This is a very different kind of explanation than the one the psychologists like to give - of 'you hear what you expect to hear'. Their explanation ignores the role of a recalcitrant reality. ... Or at least: this is an explanation of why we might 'see' what we expect to see. It doesn't wander off into pseudo-scientific talk of 'interpreting visual stimuli' etc etc; that is, it remains properly ontological. 

Tuesday, 6 December 2016

what's the point?

Some contexts support the question 'but what's the point?'

Perhaps you go to work only to earn money - you don't much like your job - and then you're told 'Well, you can come in today, but there's no money to pay you.' The question finds ready application here.

Instrumental activity - activity done to some independently specifiable end - always has 'a point'. That's the point of it.

Other contexts don't support the question. You are singing in the shower. Now, what's the point of doing that? (No good answer.)

My point isn't that there's no point; but rather that here we have neither point nor pointlessness.

Or: we might say here 'there's no point to it', but the point I want to make, here, is that the absence of point here is different from the kind of pointlessness which aptly marks other actions. Thus the absence of point here could be called 'ontological' rather than 'ontical'. We meet here with an activity with respect to which point is not aptly sought, rather than with an activity which could rightly be said to fail to achieve something - fail to attain a goal which, were the action at all aptly suited to meeting it, would have given said action a point.

To be sure if someone forced the question on us then we'd most likely find a way to force it to make some or other kind of sense. We might answer 'Well, I was expressing my joy!' Or 'It's my private singing time!' Or 'Duh, it sounds better in here!'.

Suffice it to say that these aren't answers to the same question - the question as individuated by its meaning rather than the words it contains - as asked in the instrumental context. These answers force the question into the shape more naturally filled out by 'Why do you do that there?' or 'What appeals to you about singing in the shower?' or 'What were you expressing in there?'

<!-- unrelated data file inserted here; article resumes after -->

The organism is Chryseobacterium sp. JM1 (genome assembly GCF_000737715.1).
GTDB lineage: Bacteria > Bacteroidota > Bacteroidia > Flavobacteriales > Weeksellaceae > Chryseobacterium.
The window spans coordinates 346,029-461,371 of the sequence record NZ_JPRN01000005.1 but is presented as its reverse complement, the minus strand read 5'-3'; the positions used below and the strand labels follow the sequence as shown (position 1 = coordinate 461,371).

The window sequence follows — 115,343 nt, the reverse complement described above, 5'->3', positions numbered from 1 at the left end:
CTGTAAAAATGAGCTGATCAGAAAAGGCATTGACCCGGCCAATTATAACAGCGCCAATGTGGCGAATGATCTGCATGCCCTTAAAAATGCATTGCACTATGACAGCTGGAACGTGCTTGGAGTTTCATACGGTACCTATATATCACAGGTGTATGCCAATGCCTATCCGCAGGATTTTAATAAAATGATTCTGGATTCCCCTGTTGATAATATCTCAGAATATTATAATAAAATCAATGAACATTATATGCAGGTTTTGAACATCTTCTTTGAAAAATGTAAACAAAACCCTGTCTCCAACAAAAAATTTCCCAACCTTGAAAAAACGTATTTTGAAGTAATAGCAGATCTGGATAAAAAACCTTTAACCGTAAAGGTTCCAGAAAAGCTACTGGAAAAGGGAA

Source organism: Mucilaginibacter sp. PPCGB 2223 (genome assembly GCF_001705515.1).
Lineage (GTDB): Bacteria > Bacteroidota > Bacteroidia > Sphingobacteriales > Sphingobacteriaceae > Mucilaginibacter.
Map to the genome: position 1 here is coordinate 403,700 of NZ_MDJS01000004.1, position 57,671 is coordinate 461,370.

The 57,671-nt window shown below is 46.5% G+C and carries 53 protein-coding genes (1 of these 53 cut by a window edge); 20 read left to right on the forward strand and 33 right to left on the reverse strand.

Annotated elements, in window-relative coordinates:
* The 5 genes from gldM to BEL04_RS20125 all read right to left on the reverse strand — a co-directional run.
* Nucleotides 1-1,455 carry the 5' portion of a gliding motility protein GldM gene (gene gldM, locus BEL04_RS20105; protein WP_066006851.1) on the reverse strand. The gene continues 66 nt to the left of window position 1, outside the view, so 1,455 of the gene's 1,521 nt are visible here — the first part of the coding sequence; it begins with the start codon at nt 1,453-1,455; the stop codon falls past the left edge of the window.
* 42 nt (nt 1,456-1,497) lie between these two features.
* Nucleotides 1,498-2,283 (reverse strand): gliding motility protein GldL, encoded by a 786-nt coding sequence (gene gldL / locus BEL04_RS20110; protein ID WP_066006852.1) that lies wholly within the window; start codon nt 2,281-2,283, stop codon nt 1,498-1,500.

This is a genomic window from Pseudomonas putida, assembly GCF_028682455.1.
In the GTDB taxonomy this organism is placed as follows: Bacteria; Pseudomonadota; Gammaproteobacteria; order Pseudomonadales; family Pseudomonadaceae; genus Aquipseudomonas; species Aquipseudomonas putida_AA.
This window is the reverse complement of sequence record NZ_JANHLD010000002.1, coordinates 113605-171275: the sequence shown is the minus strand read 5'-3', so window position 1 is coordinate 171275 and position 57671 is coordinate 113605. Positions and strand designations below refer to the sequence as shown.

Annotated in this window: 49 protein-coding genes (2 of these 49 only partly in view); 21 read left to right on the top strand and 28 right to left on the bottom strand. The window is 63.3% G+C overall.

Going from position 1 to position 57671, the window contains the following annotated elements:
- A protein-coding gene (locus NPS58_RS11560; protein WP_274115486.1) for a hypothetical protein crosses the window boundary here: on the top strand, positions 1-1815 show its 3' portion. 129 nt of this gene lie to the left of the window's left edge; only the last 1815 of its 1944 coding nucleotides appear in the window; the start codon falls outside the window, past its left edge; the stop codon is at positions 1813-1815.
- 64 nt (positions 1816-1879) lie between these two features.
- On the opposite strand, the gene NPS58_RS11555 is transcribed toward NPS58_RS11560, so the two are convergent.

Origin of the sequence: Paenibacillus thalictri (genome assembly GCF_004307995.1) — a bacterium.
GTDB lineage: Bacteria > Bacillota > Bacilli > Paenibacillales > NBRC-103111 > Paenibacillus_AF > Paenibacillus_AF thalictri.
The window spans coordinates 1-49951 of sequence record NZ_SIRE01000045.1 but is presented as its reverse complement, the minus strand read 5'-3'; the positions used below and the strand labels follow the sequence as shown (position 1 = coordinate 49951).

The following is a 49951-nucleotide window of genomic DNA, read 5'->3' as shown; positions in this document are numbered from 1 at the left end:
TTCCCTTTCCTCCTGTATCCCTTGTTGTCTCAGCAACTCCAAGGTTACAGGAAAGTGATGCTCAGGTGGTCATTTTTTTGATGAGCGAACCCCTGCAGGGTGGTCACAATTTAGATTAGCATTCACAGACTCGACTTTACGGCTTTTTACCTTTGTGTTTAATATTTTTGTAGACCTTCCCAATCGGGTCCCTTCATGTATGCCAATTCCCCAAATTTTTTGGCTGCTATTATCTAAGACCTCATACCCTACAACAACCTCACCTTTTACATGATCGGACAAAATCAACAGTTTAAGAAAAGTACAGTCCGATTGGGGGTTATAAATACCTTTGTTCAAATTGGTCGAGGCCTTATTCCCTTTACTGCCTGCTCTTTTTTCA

Depression pretends to us that our life is an instrumental context. It then pretends that we do well to mobilise the question whenever and wherever. Indiscriminately.

'But really, what's the point of any of this?' it asks.

I suspect that depression is able to deploy this conjuring trick because it rests on a prior alienation of a subject from her life. No longer a living bundle of praxis, I look on at my life from the outside. It seems to me, now, that I can always ask why I should engage with this or that. It seems to this disengaged, alienated onlooker, now, that meaning must obtain antecedently to or as the independently specifiable telos of action.

Or I look at the future and wonder why I should go there. What reason do I have for thinking it holds something for me? In fact can't I think of several reasons to doubt that it has much on offer?

So depression tries to lure us into a conversation to be had solely on its terms. We're invited to see all our activity under the rubric of pointfulness or pointlessness, and then to endlessly debate (God, how boring) whether there is or isn't some or other point to doing anything we or others might actually do.

Well: nice one, depression! But you can't fool us so easily these days. We've learned how to fend off scepticism about meaning and knowledge without falling into the trap of answering it (which already concedes far too much). We've learned how to question the presumptuousness of this question-subliming impulse. (Subliming: ripping a concept out of its intelligibility-conferring context and blithely wanging it about überhaupt.) We've learned about the illusory nature of much sceptical doubt. We've appreciated just how very narcissistic it is to arrogate to one's own noddle - rather than to the life already underway - the provision of the requisite intelligibility-conferring context.

Many junctures of living are, I suggest, neither pointless nor pointful. So there's often no point asking 'what's the point?'

Now, how about asking some other questions? The one's that depression has squeezed out. Questions like:
How can I live today in a way which I can feel proud of?
What can I do by way of today making something more beautiful than otherwise?
How can I make someone happy?
How can I further something I value?
What would a courageous approach to this day look like?
How can I body forth as a confident bundle of autochthonous energy, rolling forth into its milieu in such a way that it allows itself to become something, someone, instantiate rather than merely track meaning, create liveliness, create art, write in an idiom which deprecates justification, glow?
Such questions don't resolve the driver of the underlying alienation, but they do at least disrupt its compounding through sceptical, depressive rumination.